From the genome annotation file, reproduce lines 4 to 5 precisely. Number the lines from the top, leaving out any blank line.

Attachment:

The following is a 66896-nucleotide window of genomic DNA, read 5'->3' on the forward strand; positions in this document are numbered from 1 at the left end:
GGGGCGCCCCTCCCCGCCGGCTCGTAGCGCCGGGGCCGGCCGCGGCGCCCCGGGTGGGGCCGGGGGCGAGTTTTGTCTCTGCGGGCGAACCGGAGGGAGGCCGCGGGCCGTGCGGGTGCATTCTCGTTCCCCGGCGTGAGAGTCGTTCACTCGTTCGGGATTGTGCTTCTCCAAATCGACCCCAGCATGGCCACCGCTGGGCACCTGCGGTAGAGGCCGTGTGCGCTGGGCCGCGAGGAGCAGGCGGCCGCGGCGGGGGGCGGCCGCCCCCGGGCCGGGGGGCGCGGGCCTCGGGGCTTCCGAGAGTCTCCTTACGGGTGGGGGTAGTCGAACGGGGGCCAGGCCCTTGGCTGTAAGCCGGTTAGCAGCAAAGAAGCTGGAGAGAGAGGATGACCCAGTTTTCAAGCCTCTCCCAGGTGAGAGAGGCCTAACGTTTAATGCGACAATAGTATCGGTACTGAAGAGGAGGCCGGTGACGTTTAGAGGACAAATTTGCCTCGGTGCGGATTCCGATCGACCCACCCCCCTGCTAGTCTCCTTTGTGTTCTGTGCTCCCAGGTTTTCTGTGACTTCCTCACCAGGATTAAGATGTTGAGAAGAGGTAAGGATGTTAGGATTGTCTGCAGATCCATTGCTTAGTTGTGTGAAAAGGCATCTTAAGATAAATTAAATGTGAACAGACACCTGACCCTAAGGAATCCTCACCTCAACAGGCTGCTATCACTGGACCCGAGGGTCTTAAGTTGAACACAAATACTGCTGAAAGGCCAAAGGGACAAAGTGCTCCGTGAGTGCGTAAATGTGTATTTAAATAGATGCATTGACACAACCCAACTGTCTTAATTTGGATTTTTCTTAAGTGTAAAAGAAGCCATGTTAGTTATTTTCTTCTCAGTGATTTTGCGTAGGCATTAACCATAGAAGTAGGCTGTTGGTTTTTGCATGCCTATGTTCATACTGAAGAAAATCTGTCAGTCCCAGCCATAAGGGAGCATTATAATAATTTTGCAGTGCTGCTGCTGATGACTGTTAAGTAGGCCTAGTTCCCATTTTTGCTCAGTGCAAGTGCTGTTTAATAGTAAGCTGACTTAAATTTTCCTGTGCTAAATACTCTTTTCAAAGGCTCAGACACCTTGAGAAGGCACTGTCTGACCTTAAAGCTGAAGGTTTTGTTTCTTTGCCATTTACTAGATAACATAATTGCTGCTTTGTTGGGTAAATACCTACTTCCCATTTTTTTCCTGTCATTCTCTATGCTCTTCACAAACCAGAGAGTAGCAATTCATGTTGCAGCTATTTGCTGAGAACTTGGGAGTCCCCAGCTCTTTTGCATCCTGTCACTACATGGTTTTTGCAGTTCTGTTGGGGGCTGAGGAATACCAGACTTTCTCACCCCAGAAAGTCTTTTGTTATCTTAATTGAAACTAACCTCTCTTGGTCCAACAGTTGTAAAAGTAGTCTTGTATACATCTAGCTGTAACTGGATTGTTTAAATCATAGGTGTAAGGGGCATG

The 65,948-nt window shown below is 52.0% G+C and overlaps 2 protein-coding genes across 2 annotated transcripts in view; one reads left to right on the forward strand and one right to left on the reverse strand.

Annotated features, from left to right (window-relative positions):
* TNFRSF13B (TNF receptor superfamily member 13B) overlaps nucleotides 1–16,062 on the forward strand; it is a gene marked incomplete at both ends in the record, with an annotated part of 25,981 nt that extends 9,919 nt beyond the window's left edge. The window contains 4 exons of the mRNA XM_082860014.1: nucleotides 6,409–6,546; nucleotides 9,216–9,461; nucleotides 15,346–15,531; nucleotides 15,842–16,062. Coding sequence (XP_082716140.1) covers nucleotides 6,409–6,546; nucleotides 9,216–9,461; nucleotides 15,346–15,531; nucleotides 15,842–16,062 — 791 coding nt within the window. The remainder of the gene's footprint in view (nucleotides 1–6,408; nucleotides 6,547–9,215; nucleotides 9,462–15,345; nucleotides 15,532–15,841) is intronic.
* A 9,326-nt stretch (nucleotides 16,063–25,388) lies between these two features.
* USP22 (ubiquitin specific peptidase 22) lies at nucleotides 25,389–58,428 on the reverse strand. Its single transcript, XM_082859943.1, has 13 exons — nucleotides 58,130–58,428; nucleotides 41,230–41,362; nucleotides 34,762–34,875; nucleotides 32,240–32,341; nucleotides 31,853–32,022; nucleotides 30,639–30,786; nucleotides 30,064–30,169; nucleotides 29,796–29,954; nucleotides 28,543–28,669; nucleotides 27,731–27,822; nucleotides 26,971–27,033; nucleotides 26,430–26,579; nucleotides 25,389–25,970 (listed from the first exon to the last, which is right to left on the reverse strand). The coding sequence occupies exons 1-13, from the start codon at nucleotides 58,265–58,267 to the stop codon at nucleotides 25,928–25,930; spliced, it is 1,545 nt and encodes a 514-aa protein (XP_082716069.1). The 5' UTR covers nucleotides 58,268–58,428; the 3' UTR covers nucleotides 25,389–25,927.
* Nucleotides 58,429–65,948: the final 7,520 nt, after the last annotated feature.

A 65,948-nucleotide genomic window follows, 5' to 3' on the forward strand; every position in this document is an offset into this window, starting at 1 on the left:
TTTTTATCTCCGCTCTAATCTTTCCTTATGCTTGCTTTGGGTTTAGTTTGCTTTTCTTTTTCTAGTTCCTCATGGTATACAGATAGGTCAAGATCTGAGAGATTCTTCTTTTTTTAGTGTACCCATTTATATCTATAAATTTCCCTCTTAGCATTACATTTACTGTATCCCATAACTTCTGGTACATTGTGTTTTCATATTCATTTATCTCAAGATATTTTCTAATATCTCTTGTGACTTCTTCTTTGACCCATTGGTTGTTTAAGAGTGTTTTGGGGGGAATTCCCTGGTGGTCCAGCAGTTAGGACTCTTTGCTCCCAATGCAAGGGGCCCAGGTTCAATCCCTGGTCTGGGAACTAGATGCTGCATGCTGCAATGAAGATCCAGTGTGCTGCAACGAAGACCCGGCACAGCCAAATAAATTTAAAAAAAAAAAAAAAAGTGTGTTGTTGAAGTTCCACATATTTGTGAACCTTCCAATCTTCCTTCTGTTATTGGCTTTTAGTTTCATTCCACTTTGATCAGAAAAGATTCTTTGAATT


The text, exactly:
Annotated features, from left to right (window-relative positions):
* TNFRSF13B (TNF receptor superfamily member 13B) overlaps nucleotides 1–16,062 on the forward strand; it is a gene marked incomplete at both ends in the record, with an annotated part of 25,981 nt that extends 9,919 nt beyond the window's left edge. The window contains 4 exons of the mRNA XM_082860014.1: nucleotides 6,409–6,546; nucleotides 9,216–9,461; nucleotides 15,346–15,531; nucleotides 15,842–16,062. Coding sequence (XP_082716140.1) covers nucleotides 6,409–6,546; nucleotides 9,216–9,461; nucleotides 15,346–15,531; nucleotides 15,842–16,062 — 791 coding nt within the window. The remainder of the gene's footprint in view (nucleotides 1–6,408; nucleotides 6,547–9,215; nucleotides 9,462–15,345; nucleotides 15,532–15,841) is intronic.